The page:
________________ CM . . . . Volume XV Number 10. . . .January 9, 2009


The Little Black Book for Guys: Guys Talk About Sex: By Youth, for Youth.

St. Stephen's Community House.
Toronto, ON: Annick, 2008.
244 pp., pbk., $9.95.
ISBN 978-1-55037-962-4.

Subject Headings:
Sex instruction for boys-Juvenile literature.
Teenage boys-Sexual behavior-Juvenile literature.
Teenage boys-Health and hygiene-Juvenile literature.

Grades 10 and up / Ages 15 and up, plus Parents, Teachers and Sexuality Educators.

Review by Joanne Peters.

**** /4


More than year ago, I had the opportunity to co-review The Little Black Book for Girlz: A Book on Healthy Sexuality, also produced by St. Stephen's Community House. The Little Black Book for Girlz was certainly different from anything currently available for a teen readership, in terms of its frank language, emotion, and content. I wondered if something similar would be produced by a group of young men. Well, here it is:

What you got here is a book that was put together mostly by young men who've spent time at St. Stephen's Youth Arcade. Hanging out with each other, and with our main man Marlon Merraro and our number one guy Gordon McLean who helped run the drop-in program, we realized that guys have their own issues and questions about sex. Problem is we don't spend a lot of time talking about it with each other. Well, that's b%$^@#+! It's the 21st century. We figured: here we were living in Toronto末one of the most diverse cities in the world末with every kind of person you could talk to, but we weren't talking. If we weren't, chances are, a lot of guys out there weren't either.

So we started talking. We made lists of stuff we wanted to know or discuss. We talked about stuff we'd been through personally末relationships, sex, even getting girls pregnant. And you know what? Hearing about this stuff is a lot more interesting coming from a real guy your own age than from some public health pamphlet. That's why we started to write this stuff down... next thing we knew... we had ourselves a book. And now you have yourself a book.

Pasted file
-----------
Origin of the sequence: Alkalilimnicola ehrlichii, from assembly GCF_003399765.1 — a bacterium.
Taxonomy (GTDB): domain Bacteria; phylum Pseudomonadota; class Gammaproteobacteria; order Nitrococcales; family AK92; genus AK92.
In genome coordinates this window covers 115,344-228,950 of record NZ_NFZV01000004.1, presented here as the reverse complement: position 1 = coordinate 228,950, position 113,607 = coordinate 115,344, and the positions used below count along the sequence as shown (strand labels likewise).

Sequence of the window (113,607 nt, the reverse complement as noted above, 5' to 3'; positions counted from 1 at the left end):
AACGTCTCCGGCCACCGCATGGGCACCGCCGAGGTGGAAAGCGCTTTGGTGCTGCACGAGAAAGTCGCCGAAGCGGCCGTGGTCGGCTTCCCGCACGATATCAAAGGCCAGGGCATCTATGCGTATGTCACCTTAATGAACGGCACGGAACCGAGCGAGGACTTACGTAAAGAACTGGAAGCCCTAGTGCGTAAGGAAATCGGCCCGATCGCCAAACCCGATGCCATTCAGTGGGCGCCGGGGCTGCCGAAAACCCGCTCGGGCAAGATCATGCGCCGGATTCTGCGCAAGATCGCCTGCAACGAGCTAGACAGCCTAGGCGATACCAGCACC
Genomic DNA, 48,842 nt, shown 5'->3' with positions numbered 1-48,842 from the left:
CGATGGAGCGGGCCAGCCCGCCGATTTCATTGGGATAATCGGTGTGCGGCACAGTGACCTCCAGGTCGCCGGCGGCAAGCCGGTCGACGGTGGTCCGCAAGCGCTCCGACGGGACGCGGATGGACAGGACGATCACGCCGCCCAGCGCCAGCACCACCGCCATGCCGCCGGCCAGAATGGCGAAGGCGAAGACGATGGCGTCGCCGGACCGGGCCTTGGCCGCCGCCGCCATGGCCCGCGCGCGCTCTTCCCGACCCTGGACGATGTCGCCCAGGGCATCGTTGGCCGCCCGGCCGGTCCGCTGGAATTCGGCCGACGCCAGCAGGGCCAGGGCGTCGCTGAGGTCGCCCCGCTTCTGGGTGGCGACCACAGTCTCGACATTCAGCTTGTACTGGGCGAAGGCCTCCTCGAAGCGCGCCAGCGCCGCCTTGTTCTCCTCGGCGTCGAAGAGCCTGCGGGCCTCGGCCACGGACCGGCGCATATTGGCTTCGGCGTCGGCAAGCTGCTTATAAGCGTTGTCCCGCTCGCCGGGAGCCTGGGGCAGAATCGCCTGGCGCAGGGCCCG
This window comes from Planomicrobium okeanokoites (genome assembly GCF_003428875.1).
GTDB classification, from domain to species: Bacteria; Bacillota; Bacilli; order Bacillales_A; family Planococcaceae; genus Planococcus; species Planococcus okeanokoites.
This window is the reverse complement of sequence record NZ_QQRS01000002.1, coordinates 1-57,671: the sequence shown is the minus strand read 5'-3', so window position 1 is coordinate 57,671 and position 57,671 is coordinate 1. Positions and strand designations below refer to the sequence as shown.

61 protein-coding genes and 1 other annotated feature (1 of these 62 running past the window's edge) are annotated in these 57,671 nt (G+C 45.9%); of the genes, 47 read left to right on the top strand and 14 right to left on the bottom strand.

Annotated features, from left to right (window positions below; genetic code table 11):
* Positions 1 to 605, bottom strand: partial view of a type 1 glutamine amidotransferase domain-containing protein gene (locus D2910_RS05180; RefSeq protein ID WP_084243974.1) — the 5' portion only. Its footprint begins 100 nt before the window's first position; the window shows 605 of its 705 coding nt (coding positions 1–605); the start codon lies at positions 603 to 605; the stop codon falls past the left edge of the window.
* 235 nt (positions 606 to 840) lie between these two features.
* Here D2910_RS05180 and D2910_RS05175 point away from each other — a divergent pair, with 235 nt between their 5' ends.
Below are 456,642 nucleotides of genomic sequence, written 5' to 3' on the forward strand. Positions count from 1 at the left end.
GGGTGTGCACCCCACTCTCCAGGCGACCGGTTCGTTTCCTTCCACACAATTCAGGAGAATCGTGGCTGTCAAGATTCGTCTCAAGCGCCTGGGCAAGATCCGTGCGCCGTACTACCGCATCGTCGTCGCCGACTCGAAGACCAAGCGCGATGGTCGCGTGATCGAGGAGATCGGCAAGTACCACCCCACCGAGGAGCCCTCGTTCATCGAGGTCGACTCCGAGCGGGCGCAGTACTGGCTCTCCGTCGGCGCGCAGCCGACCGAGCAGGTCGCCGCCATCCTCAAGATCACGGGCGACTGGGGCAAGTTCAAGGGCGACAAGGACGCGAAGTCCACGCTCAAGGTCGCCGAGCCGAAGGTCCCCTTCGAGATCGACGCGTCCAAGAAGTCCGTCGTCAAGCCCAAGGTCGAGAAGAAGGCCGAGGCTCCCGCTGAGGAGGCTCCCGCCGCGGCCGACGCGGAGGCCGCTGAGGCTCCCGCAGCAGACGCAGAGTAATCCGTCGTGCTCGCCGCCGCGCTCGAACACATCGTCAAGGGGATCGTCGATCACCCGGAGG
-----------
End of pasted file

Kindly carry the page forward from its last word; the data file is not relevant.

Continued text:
And, like Sex for Guys (CM, Vol. XIV, No. 10), this is not a "public health pamphlet" either (not that there is anything inherently wrong with public health material.) The Little Black Book for Girlz began with relationships, perhaps because that is where most women situate sexuality issues. Well, the opening chapter of The Little Black Book for Guys is all about "The Love Machine" (a.k.a. the penis), and provides a thorough and complete discussion of that organ's inputs, output, and general functioning. Then, the book gets to "Making the Connection: Relationships," and the second chapter offers good advice, sensitivity, and genuine caring about and for partners of either gender. One of the strengths of this book is its inclusivity. I have looked at a number of resources for gay teens, and this one is noteworthy for its treatment of the many tough issues they face: dealing with the gender norms of high school culture, the challenge of finding partner, and, of course, the anxieties of "coming out," both to friends and to parents. The advice provided is practical, supportive, and non-judgmental. This book acknowledges that casual, recreational sex happens, but the writers of this book stress the value of relationships, as well as providing advice on making relationships work and on how to end them, when they don't. Birth control and STD prevention each have their own complete chapters, and in those pages, the reminder to "wear a condom" is a constant refrain. Really tough situations 末 pregnancy, hurtful break-ups, and a myriad of consequences stemming from irresponsible sexual behaviour 末 are addressed as well. As the guys who put this book together would say, "@#$% happens." There are no pretenses that there are any easy solutions, but plenty of insights are offered, and a Resource List (containing both validated web sites and toll-free help lines), cross-referenced with each chapter, and a Glossary provide additional materials for those needing it.

      Like its counterpart for "Girlz," this Little Black Book uses an edgy zine-style format to grab and hold its teen audience. Poems, street language, black line drawings (in the style of today's graphic novels), and plenty of short personal reminiscences add authenticity and humour. At $9.95, this little paperback is a bargain; affordability is important because teacher-librarians, guidance counselors, and sexuality/family life teachers will need to buy more than one copy of this book. Like Sex for Guys and The Little Black Book for Girlz, The Little Black Book for Guys will be "borrowed" or somehow, mysteriously disappear, never to return.

      So go ahead and buy two copies, so that you will have one waiting for the time when the first has gone MIA.

Highly Recommended.

Joanne Peters is a teacher-librarian at Kelvin High School in Winnipeg, MB.

To comment on this title or this review, send mail to cm@umanitoba.ca.

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